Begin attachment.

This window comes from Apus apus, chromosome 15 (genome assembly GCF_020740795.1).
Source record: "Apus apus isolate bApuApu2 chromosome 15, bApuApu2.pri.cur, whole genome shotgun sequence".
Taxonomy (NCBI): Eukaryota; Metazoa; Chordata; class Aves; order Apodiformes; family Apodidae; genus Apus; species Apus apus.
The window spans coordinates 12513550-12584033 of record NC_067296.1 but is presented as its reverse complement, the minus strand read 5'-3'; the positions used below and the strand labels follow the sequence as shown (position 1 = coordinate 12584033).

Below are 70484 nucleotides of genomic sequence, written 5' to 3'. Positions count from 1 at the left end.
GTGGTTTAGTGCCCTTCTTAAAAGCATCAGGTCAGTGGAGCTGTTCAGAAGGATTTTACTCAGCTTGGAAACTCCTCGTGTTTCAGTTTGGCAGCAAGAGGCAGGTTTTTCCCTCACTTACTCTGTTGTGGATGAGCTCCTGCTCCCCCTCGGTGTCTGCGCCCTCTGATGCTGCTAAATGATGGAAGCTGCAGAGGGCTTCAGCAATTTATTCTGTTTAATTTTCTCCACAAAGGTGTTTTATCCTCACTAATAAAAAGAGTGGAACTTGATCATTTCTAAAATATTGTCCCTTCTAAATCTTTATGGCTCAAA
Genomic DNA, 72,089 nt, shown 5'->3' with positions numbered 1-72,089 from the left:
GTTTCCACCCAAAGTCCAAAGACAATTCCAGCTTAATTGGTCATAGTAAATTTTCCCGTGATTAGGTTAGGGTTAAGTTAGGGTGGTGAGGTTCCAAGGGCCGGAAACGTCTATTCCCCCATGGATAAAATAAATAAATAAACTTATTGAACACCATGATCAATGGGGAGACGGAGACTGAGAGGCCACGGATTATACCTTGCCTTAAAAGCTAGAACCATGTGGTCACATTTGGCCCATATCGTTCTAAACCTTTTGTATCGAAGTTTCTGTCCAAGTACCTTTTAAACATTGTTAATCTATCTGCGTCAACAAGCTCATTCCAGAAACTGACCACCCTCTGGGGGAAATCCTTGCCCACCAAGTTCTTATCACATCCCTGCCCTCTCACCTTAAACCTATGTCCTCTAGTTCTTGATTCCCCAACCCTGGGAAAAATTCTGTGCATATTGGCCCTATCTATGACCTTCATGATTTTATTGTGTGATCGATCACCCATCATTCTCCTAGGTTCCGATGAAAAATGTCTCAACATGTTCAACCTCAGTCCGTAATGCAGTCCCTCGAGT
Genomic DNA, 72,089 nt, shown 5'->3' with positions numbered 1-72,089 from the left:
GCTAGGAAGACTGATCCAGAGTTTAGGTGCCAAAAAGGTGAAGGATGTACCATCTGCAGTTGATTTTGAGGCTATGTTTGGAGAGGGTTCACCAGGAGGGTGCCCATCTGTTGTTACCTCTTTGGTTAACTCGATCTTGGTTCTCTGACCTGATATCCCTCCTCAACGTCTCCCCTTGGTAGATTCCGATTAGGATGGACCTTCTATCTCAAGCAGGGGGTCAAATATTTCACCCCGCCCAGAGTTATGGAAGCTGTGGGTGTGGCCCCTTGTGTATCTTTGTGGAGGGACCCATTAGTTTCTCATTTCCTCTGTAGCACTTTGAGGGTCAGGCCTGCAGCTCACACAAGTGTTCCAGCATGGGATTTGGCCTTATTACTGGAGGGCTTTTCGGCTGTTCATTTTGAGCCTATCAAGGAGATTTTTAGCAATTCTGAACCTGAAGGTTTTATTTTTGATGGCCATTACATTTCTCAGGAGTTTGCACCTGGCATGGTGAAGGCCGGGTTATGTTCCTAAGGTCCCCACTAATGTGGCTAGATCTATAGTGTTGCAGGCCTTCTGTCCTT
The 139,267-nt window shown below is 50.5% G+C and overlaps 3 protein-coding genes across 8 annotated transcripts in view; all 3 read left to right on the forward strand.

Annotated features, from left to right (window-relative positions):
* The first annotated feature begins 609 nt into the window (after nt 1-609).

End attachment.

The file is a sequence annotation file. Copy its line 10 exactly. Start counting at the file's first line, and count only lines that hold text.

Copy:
GCTAGGAAGACTGATCCAGAGTTTAGGTGCCAAAAAGGTGAAGGATGTACCATCTGCAGTTGATTTTGAGGCTATGTTTGGAGAGGGTTCACCAGGAGGGTGCCCATCTGTTGTTACCTCTTTGGTTAACTCGATCTTGGTTCTCTGACCTGATATCCCTCCTCAACGTCTCCCCTTGGTAGATTCCGATTAGGATGGACCTTCTATCTCAAGCAGGGGGTCAAATATTTCACCCCGCCCAGAGTTATGGAAGCTGTGGGTGTGGCCCCTTGTGTATCTTTGTGGAGGGACCCATTAGTTTCTCATTTCCTCTGTAGCACTTTGAGGGTCAGGCCTGCAGCTCACACAAGTGTTCCAGCATGGGATTTGGCCTTATTACTGGAGGGCTTTTCGGCTGTTCATTTTGAGCCTATCAAGGAGATTTTTAGCAATTCTGAACCTGAAGGTTTTATTTTTGATGGCCATTACATTTCTCAGGAGTTTGCACCTGGCATGGTGAAGGCCGGGTTATGTTCCTAAGGTCCCCACTAATGTGGCTAGATCTATAGTGTTGCAGGCCTTCTGTCCTT